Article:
Another important indirect effect of the impacts of climate change on human health is the issue of the infectious diseases [31,32,33,34].
Many studies assessed the influence of climate change on the expansion of several infectious diseases [31,35,36,37]. Climate and weather conditions changes have an impact on the pathogens, hosts, and transmission environments causing variation in the normal spread and evolution of some infectious diseases [31,32,33,34,35,36,37].
A review from Wu et al. gives an overview regarding this topic; temperature, precipitation, wind, and sunshine are considered as weather variables, and the alteration of these conditions have an impact on the life-cycle and distribution of the pathogens and the hosts, and on the disease transmission [31].
Although changes in the occurrence of infectious diseases are frequently associated to climate conditions variations, uncertainties about the non-climatic drivers is of interest. Specifically, Akin et al. [38] interviewed 56 Dutch experts, 29 of which yielded useful responses. In relation to the increase of infectious diseases risks, the respondents, divided in two groups “policy” (12 experts) and “science” (17 experts), gave more importance to the majority of non-climatic drivers considered, rather than the climate change ones [38].
Climatic drivers may not be the most influencing factors linked to an increase of infectious diseases outbreak risk, but they are particularly relevant for those vector-borne transmitted (i.e. by mosquitos, sand flies, and ticks) [1].
The gradualness of the temperature increase, and weather change, produces misconceptions about the magnitude of the influence it could have on everyday life. Stoutenborough et al. focus on this aspects, analyzing “… the contextual differences in public perceptions of the health risk posed by climate change” [39].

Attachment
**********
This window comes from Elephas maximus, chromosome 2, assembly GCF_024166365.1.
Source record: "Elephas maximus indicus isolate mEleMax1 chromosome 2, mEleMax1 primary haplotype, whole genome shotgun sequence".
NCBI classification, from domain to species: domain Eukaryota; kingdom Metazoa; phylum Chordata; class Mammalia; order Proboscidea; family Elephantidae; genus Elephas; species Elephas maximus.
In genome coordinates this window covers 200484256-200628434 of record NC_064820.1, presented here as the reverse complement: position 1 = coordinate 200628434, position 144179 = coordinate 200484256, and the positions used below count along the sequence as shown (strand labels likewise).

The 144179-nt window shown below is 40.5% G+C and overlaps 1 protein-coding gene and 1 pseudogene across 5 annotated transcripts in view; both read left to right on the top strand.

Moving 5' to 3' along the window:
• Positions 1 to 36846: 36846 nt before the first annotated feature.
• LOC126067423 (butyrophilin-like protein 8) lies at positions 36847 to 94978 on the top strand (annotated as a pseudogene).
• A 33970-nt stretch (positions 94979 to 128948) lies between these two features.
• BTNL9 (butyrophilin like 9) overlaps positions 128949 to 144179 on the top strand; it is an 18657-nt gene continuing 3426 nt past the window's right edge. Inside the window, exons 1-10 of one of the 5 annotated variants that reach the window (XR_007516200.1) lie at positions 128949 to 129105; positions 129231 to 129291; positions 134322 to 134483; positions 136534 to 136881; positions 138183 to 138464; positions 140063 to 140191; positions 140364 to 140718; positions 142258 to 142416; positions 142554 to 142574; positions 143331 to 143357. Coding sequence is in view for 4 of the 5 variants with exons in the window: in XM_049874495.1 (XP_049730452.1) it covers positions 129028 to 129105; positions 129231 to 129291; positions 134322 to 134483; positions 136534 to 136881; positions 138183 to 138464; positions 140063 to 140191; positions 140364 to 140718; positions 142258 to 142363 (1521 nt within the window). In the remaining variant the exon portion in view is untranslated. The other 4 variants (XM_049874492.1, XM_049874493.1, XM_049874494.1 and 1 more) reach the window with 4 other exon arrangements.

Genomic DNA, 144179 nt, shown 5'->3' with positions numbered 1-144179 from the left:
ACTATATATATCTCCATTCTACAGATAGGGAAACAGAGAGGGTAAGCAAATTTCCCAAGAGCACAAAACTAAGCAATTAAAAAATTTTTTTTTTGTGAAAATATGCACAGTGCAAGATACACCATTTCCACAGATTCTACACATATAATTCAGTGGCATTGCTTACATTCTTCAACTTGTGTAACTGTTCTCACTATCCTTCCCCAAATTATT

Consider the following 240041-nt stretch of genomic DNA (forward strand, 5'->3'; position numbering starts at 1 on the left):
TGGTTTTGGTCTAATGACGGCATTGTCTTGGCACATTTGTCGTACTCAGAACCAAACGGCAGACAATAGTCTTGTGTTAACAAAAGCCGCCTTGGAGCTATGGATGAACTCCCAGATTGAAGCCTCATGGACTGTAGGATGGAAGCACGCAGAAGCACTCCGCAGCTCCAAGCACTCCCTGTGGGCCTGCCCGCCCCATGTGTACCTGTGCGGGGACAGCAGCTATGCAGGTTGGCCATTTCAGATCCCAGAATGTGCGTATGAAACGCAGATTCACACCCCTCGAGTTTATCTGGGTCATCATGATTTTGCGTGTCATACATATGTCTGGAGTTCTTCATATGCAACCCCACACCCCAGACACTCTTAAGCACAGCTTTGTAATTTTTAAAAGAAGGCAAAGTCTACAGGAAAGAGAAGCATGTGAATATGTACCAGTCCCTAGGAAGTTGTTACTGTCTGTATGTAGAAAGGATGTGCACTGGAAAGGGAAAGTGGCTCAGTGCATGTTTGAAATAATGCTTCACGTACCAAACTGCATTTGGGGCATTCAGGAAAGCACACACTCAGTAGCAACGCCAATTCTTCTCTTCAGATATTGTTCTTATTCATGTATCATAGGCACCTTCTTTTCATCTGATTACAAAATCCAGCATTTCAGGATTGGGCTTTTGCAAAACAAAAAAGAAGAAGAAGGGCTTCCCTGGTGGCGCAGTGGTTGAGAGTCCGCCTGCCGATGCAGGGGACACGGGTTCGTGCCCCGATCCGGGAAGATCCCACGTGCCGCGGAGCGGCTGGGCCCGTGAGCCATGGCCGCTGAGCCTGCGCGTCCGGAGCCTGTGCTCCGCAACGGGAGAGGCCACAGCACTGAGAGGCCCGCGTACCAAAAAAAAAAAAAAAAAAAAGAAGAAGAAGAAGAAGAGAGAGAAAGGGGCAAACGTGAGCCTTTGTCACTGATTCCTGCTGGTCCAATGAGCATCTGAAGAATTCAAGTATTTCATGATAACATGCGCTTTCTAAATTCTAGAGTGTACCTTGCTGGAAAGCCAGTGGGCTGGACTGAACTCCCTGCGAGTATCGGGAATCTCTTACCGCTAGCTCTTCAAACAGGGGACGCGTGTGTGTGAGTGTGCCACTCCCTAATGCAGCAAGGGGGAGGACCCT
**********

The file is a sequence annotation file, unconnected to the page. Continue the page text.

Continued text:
In fact, the potential butterfly effects of climate change events are not completely perceived by the public. Specifically, familiarity, self-interest, and the optimism bias influence the conception of the phenomenon attributing to health risks a high spatial dependency [39].
In particular, the study assessed that “the more proximate the group evaluated, the less likely the individual is to perceive health risk” [39] and, at the same time, if individuals do not really understand the problem, they generally perceive a greater level of risk [39].
All these perspectives and connections between human health and climate need to be explored in order to find ways to overcome and/or adapt to the increasing risk. For example, public authorities should be focusing on explaining local threats to guarantee a necessary comprehension of the health risk involved [39].
Moreover, to have a deeper comprehension of the impacts of climate change in everyday life, and to find appropriate ways to adapt, a new area of research should be implemented: “The Economics of Health Damage and Adaptation to Climate Change in Europe: A Review of the Conventional and Grey Literature” [40].
Martinez et al. [40] in their review analyzed the gray literature on the topic. They categorized the study in three main typologies:
-
Studies on the cost of health damage of climate change tend to show significant costs due to mortality and morbidity attributable to climate change. Those costs, measured on a yearly basis, tend to increase with longer timeframes and under more severe climate change scenarios.
-
Studies on the cost, cost-effectiveness and/or benefits of health adaptation tend to show moderate costs and substantial benefits of adaptation in the short term with a marked increase in the long term.
-
The reviews of the literature commonly reflect the paucity of existing evidence, lack of comparability and gaps, but tend to confirm the general conclusions in the mentioned types of studies” [40].